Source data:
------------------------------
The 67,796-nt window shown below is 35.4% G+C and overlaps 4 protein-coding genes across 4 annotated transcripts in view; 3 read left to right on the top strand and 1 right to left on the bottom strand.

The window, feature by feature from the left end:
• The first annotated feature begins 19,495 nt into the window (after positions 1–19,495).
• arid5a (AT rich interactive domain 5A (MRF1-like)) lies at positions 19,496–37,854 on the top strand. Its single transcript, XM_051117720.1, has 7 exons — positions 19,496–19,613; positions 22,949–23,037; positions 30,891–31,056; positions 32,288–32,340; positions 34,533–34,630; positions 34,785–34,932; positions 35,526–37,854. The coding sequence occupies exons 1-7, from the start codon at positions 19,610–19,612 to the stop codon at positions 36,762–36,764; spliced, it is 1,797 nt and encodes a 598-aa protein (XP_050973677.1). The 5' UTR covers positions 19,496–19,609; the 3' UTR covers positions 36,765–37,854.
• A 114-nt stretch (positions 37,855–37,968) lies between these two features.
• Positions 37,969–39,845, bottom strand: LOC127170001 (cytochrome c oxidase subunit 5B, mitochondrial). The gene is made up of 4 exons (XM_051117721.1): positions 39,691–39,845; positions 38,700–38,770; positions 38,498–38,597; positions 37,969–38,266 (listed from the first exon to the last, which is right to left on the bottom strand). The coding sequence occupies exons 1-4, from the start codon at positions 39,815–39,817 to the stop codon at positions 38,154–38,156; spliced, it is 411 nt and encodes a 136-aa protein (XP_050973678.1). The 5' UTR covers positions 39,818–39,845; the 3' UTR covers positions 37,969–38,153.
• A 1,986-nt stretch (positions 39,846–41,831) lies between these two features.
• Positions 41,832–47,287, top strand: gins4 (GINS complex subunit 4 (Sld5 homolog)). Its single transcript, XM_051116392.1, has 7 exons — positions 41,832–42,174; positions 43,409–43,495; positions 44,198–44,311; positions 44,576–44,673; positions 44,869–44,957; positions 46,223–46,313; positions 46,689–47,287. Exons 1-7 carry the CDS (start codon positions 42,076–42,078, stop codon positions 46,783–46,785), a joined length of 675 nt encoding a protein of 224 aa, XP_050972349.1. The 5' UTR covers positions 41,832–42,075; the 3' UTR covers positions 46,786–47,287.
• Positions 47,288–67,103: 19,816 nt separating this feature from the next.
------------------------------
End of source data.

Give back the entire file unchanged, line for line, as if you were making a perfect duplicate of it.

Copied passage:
The 67,796-nt window shown below is 35.4% G+C and overlaps 4 protein-coding genes across 4 annotated transcripts in view; 3 read left to right on the top strand and 1 right to left on the bottom strand.

The window, feature by feature from the left end:
• The first annotated feature begins 19,495 nt into the window (after positions 1–19,495).
• arid5a (AT rich interactive domain 5A (MRF1-like)) lies at positions 19,496–37,854 on the top strand. Its single transcript, XM_051117720.1, has 7 exons — positions 19,496–19,613; positions 22,949–23,037; positions 30,891–31,056; positions 32,288–32,340; positions 34,533–34,630; positions 34,785–34,932; positions 35,526–37,854. The coding sequence occupies exons 1-7, from the start codon at positions 19,610–19,612 to the stop codon at positions 36,762–36,764; spliced, it is 1,797 nt and encodes a 598-aa protein (XP_050973677.1). The 5' UTR covers positions 19,496–19,609; the 3' UTR covers positions 36,765–37,854.
• A 114-nt stretch (positions 37,855–37,968) lies between these two features.
• Positions 37,969–39,845, bottom strand: LOC127170001 (cytochrome c oxidase subunit 5B, mitochondrial). The gene is made up of 4 exons (XM_051117721.1): positions 39,691–39,845; positions 38,700–38,770; positions 38,498–38,597; positions 37,969–38,266 (listed from the first exon to the last, which is right to left on the bottom strand). The coding sequence occupies exons 1-4, from the start codon at positions 39,815–39,817 to the stop codon at positions 38,154–38,156; spliced, it is 411 nt and encodes a 136-aa protein (XP_050973678.1). The 5' UTR covers positions 39,818–39,845; the 3' UTR covers positions 37,969–38,153.
• A 1,986-nt stretch (positions 39,846–41,831) lies between these two features.
• Positions 41,832–47,287, top strand: gins4 (GINS complex subunit 4 (Sld5 homolog)). Its single transcript, XM_051116392.1, has 7 exons — positions 41,832–42,174; positions 43,409–43,495; positions 44,198–44,311; positions 44,576–44,673; positions 44,869–44,957; positions 46,223–46,313; positions 46,689–47,287. Exons 1-7 carry the CDS (start codon positions 42,076–42,078, stop codon positions 46,783–46,785), a joined length of 675 nt encoding a protein of 224 aa, XP_050972349.1. The 5' UTR covers positions 41,832–42,075; the 3' UTR covers positions 46,786–47,287.
• Positions 47,288–67,103: 19,816 nt separating this feature from the next.